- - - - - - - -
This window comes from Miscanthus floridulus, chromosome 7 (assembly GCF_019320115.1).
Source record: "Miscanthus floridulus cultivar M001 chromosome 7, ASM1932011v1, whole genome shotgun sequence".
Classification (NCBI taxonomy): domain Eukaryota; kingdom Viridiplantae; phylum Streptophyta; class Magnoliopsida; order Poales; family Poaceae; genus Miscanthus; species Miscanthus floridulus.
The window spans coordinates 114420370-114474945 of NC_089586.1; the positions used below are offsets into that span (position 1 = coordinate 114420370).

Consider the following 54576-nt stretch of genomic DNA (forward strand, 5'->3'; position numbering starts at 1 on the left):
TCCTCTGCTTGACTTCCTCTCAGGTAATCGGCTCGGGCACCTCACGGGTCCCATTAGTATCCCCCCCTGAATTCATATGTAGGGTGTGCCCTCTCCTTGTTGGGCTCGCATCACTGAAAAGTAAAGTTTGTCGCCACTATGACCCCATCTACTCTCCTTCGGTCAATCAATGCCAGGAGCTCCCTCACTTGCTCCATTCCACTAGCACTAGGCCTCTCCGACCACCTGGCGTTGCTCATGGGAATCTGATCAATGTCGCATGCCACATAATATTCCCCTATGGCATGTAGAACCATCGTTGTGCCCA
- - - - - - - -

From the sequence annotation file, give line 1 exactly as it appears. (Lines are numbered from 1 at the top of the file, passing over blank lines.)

This window comes from Miscanthus floridulus, chromosome 7 (assembly GCF_019320115.1).